THE NEW TODAY has picked up information about massive job losses in the private sector due to a severe downturn in economic activities in Grenada from the coronavirus.
According to a well-placed government source, the hardest hit areas so far are the duty free shops on both the Maurice Bishop International Airport (MBIA) at Point Salines, the souvenir shops on the Bruce Street Mall in the City and most of the Indian stores on the island.
He said that these operations have been laying off most of their workers in recent weeks with the closure of their businesses in light of the State of Emergency imposed by government to help combat the deadly virus.
He pointed out that the closure of the airport and the grounding of cruise ships and the early closure of the season due to the virus has affected most of the duty free shops on the island.
Up to Thursday, Grenada has recorded 21 positive cases of COVID-19 with about five of them in a milling plant at Tempe, St. George’s.
The source said that staffers at the Ministry of Labour has been called out to work from Monday to address the situation in the country.
He feared that there is very little that the Labour Department can do since it is severely understaffed at the moment.
He spoke of the Department having less than six employees at the moment – Labour Commissioner Cyrus Griffith who is on contract after reaching the age of retirement, a Senior Labour Officer, Reginald Lord and two staffers with only six months of experience.
The source indicated that the job losses on the island could be more severe as some workers in the retail sector have also been laid off in recent weeks.
One duty-free operator who spoke to this newspaper said that he is aware of the job losses but indicated that he has not done any lay-offs and has deployed some of the workers into other areas of their businesses.
Hundreds of workers are known to be at home at the moment as hotels have been laying off employees in recent weeks.
The construction sector has also been hard hit by the closure of business activities on the island.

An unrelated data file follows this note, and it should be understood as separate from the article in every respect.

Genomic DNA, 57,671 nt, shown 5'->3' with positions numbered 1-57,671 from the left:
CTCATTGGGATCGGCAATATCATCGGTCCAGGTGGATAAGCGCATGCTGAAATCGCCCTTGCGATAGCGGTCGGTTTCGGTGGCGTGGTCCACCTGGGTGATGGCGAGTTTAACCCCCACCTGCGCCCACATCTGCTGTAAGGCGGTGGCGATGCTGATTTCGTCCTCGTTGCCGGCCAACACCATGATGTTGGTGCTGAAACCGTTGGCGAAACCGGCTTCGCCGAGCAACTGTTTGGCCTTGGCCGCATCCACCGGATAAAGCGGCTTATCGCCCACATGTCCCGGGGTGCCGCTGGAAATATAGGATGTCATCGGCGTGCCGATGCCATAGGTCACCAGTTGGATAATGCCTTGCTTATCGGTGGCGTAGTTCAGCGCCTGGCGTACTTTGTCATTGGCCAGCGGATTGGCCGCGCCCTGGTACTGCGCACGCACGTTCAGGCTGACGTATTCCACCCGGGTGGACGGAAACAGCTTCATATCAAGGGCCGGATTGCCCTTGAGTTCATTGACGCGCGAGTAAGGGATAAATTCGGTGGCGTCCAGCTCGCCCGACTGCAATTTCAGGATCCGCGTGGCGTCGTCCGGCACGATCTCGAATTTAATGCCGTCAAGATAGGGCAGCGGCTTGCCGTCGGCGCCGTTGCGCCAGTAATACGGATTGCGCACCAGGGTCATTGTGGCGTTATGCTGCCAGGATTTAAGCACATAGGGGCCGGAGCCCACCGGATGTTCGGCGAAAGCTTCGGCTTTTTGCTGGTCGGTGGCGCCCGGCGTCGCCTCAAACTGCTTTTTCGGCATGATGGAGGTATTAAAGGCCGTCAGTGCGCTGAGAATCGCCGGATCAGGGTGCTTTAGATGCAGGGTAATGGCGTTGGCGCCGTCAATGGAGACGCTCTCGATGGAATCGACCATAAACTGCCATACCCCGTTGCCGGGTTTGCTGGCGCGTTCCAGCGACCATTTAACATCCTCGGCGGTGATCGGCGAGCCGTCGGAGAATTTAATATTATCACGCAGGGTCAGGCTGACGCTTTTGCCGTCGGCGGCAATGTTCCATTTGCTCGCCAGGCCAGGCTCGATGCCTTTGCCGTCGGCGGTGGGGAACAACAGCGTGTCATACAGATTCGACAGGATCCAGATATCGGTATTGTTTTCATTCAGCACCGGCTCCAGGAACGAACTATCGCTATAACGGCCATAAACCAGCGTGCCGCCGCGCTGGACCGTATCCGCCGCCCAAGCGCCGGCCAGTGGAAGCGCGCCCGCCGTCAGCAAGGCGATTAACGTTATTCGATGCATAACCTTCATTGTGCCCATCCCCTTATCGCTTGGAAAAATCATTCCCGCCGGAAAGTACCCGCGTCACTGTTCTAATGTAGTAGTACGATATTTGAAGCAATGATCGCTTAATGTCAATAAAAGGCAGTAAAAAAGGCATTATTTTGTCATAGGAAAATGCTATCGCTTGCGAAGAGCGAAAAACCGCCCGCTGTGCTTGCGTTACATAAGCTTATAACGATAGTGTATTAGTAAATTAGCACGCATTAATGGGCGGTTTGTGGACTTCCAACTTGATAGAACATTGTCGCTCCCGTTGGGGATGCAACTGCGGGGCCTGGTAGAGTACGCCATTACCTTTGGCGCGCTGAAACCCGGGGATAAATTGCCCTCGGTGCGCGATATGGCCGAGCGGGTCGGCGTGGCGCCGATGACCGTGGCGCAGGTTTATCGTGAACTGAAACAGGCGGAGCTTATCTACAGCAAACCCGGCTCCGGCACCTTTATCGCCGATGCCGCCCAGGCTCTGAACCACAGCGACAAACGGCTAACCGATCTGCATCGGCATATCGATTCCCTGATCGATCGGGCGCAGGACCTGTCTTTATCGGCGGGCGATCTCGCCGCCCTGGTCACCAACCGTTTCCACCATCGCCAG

Speculation is rife that unemployment in Grenada could be over the 50% figure.
This newspaper has received reports from hoteliers in Grenada that they have not yet benefitted from the promised payroll support from the Keith Mitchell-led New National Party (NNP) government to assist workers in the industry which was bringing in a substantial amount of foreign exchange for the island.
A female hotel operator who spoke to THE NEW TODAY on condition that she was not identified said that the only tourism-related business to have benefitted from the package so far are the Umbrella Bar on Grand Anse Beach and one restaurant on the Lagoon.
“We have received zero in the hotel industry. Sadly, to date no hotel has gotten a cent from the stimulus package”, she told this newspaper.
Just over a month ago, Prime Minister Mitchell announced a 30 million E.C dollar stimulus package for workers affected by the coronavirus which has affected most countries around the world.
This newspaper understands that some bus drivers have reported receiving EC$800.00 from the government payroll package for workers.
She said that she understood that government only paid 33% of the base salary of workers at the two bars and not the entire salary package which is really much larger due to service charge which makes up a substantial part of hotel workers compensation.
She indicated that many of the workers in the industry at the low end who may receive a basic salary of $620.00, will end up with approximately $240.00 per month, even if government is putting up 40%.
Government has said that it expected the hotels to pay the difference in salaries to the workers.
According to the hotelier, the prognosis for the tourism industry in Grenada looks “pretty dire” over the next two to three years in going forward.